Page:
- Cotterill, Robert S. (September 1922). "James Guthrie – Kentuckian, 1792–1869". The Register of the Kentucky Historical Society 20 (60). Retrieved 2008-11-24.
- Cox, Dwayne (2001). The University of Louisville. The University Press of Kentucky. ISBN 0-8131-2142-6. Retrieved 2008-11-24.
- "Dictionary of Places: Guthrie". Encyclopedia of Kentucky. New York City, New York: Somerset Publishers. 1987. ISBN 0-403-09981-1.
- James Guthrie at the Biographical Directory of the United States Congress
- Heidler, David Stephen; Jeanne T. Heidler; David J. Coles (2002). Encyclopedia of the American Civil War. W.W. Norton & Company. ISBN 0-393-04758-X. Retrieved 2008-11-24.
- "James Guthrie (1853 - 1857)". U.S. Department of the Treasury. Archived from the original on 2008-05-22. Retrieved 2008-11-21.
- Johnson, E. Polk (1912). A History of Kentucky and Kentuckians: The Leaders and Representative Men in Commerce, Industry and Modern Activities. Lewis Publishing Company. Retrieved 2008-11-10.
- Kerr, Charles; William Elsey Connelley; Ellis Merton Coulter (1922). History of Kentucky. The American Historical Society. pp. 20–21. Retrieved 2008-11-23.
- Kleber, John E. (2001). The Encyclopedia of Louisville. The University Press of Kentucky. ISBN 0-8131-2100-0.
- Wells, Donald R. (1996). Bernard S. Katz, C. Daniel Vencill, ed. Biographical Dictionary of the United States Secretaries of the Treasury. Greenwood Publishing Group. pp. 182–185. ISBN 0-313-28012-6. Retrieved 2008-11-23.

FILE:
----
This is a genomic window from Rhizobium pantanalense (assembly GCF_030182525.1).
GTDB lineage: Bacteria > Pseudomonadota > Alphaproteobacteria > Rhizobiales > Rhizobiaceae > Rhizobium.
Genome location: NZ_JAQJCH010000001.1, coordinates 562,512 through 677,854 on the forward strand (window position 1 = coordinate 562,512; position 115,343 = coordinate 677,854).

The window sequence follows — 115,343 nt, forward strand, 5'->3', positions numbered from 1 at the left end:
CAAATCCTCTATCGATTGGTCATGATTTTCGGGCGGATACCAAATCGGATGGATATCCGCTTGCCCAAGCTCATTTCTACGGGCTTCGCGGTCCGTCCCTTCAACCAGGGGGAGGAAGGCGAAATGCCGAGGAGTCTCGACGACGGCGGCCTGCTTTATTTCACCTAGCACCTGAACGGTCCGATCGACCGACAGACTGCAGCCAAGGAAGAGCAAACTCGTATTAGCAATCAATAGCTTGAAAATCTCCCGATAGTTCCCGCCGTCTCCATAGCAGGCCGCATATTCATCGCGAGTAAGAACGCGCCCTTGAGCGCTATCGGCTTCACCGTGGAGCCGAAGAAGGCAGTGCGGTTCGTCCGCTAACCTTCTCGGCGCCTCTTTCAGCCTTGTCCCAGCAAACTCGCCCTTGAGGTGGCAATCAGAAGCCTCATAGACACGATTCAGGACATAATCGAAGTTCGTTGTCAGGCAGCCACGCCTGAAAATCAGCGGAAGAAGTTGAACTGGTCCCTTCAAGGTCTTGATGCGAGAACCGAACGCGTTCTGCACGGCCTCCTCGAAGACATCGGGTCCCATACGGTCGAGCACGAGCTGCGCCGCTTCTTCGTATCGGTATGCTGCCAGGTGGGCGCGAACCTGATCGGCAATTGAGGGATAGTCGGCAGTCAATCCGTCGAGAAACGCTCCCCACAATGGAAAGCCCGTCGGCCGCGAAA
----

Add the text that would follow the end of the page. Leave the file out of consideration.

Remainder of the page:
- Allen, William B. (1872). A History of Kentucky: Embracing Gleanings, Reminiscences, Antiquities, Natural Curiosities, Statistics, and Biographical Sketches of Pioneers, Soldiers, Jurists, Lawyers, Statesmen, Divines, Mechanics, Farmers, Merchants, and Other Leading Men, of All Occupations and Pursuits. Bradley & Gilbert. pp. 276–277. Retrieved 2008-11-10.
- Klement, Frank L. (1998). The Limits of Dissent : Clement L. Vallandigham & the Civil War. New York Fordham University Press. pp. 31, 283–286. ISBN 978-0-8232-1891-2.
- Silver, David M. (1998). Lincoln's Supreme Court. University of Illinois Press. pp. 172–173. ISBN 0-252-06719-3. Retrieved 2008-11-24.
- Spiegel, Anna Ruth (1940). "Public career of James Guthrie (1792–1869)" (PDF). University of Louisville. Retrieved 2009-05-07.
|U.S. Secretary of the Treasury
Served under: Franklin Pierce
March 7, 1853 – March 6, 1857
|United States Senate|
Lazarus W. Powell
|U.S. Senator (Class 2) from Kentucky
March 4, 1865 – February 7, 1868
Served alongside: Garrett Davis
Thomas C. McCreery